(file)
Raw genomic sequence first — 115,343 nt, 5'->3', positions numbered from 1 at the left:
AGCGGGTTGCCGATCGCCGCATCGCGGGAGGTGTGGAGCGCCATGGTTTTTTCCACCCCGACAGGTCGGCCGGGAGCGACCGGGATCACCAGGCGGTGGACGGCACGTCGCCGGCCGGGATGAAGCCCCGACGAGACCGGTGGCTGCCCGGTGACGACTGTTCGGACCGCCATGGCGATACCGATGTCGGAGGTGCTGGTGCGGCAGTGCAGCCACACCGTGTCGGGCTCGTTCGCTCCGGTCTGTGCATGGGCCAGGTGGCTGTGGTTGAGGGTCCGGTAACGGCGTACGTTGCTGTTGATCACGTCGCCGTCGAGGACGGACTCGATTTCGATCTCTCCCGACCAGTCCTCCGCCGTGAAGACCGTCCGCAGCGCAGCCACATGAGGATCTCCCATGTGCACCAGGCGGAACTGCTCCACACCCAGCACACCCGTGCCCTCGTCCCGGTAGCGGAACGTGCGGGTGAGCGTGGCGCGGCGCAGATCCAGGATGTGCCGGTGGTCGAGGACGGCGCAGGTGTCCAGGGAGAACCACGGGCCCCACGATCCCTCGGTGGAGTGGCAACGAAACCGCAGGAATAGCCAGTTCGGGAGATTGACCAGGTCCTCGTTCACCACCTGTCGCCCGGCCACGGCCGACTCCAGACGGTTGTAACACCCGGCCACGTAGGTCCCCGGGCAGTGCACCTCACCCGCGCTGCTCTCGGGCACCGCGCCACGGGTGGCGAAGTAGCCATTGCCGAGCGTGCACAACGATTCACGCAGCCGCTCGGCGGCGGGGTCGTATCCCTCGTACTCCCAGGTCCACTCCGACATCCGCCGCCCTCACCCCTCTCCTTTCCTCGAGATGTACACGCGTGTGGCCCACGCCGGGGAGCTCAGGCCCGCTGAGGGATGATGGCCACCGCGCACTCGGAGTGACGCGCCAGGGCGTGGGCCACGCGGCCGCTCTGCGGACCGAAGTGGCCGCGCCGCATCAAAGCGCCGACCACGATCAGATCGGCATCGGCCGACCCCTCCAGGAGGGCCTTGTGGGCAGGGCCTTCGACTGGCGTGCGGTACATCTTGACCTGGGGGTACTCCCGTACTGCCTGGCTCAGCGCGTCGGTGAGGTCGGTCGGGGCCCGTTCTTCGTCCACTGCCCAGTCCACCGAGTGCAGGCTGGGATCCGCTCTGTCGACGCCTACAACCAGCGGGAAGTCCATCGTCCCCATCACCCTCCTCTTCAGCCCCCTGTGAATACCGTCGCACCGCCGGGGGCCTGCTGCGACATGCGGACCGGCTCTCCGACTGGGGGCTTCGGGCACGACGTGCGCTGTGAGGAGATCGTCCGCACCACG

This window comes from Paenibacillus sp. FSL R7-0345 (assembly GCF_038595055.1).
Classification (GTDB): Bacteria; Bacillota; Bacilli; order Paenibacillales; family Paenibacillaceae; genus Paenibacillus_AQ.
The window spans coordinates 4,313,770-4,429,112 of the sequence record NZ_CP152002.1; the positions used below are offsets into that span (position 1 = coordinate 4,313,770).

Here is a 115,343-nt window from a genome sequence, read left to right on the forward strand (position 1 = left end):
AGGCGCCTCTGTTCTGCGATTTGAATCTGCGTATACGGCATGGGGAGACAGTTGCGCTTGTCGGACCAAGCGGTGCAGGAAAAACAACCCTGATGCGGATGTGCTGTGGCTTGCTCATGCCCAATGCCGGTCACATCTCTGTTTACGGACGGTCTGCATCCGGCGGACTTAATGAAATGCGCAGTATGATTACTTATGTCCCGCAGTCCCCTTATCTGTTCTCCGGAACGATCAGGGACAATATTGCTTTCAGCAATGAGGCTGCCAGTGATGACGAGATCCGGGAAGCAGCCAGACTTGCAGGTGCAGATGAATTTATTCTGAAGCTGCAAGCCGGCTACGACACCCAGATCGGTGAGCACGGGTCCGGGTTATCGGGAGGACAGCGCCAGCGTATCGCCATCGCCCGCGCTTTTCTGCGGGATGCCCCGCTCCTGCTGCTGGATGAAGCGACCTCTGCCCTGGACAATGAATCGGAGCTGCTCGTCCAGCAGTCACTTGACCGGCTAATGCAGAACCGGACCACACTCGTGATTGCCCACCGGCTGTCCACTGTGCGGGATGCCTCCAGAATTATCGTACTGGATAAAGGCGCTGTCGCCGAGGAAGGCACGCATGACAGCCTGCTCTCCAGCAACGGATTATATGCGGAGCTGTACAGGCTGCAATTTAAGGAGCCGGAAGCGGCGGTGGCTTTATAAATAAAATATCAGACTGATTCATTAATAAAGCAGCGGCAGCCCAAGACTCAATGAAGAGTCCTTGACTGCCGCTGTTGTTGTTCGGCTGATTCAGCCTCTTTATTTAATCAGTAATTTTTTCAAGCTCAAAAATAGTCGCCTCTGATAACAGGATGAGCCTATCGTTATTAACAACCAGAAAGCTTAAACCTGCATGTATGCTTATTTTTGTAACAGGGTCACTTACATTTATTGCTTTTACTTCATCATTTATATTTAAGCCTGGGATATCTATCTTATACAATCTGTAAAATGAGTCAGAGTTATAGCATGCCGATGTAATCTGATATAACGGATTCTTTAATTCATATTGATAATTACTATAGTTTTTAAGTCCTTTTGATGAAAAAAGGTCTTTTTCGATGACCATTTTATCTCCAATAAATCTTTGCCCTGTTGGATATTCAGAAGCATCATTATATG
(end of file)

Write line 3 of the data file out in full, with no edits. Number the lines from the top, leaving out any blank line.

This window comes from Paenibacillus sp. FSL R7-0345 (assembly GCF_038595055.1).